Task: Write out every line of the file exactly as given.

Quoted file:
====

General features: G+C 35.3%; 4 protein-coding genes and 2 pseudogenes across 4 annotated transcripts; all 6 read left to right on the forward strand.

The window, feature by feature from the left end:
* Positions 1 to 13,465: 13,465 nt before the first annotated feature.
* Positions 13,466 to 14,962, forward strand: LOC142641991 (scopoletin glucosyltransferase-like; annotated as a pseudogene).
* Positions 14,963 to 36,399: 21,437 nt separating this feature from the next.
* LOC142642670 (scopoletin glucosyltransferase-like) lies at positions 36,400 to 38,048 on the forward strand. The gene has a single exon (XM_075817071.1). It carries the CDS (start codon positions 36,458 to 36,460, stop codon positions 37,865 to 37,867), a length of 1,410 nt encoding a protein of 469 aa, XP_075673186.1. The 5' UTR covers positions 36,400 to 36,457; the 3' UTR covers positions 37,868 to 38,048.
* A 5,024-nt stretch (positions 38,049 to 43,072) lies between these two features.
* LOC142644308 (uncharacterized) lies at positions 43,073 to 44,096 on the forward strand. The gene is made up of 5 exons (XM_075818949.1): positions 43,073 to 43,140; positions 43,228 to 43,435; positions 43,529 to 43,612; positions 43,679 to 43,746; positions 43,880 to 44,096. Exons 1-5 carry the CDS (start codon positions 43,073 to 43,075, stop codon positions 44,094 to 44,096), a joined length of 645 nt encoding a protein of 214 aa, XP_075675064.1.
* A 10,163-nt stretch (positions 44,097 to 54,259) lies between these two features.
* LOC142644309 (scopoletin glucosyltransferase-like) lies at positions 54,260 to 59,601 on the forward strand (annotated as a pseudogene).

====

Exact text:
General features: G+C 35.3%; 4 protein-coding genes and 2 pseudogenes across 4 annotated transcripts; all 6 read left to right on the forward strand.

The window, feature by feature from the left end:
* Positions 1 to 13,465: 13,465 nt before the first annotated feature.
* Positions 13,466 to 14,962, forward strand: LOC142641991 (scopoletin glucosyltransferase-like; annotated as a pseudogene).
* Positions 14,963 to 36,399: 21,437 nt separating this feature from the next.
* LOC142642670 (scopoletin glucosyltransferase-like) lies at positions 36,400 to 38,048 on the forward strand. The gene has a single exon (XM_075817071.1). It carries the CDS (start codon positions 36,458 to 36,460, stop codon positions 37,865 to 37,867), a length of 1,410 nt encoding a protein of 469 aa, XP_075673186.1. The 5' UTR covers positions 36,400 to 36,457; the 3' UTR covers positions 37,868 to 38,048.
* A 5,024-nt stretch (positions 38,049 to 43,072) lies between these two features.
* LOC142644308 (uncharacterized) lies at positions 43,073 to 44,096 on the forward strand. The gene is made up of 5 exons (XM_075818949.1): positions 43,073 to 43,140; positions 43,228 to 43,435; positions 43,529 to 43,612; positions 43,679 to 43,746; positions 43,880 to 44,096. Exons 1-5 carry the CDS (start codon positions 43,073 to 43,075, stop codon positions 44,094 to 44,096), a joined length of 645 nt encoding a protein of 214 aa, XP_075675064.1.
* A 10,163-nt stretch (positions 44,097 to 54,259) lies between these two features.
* LOC142644309 (scopoletin glucosyltransferase-like) lies at positions 54,260 to 59,601 on the forward strand (annotated as a pseudogene).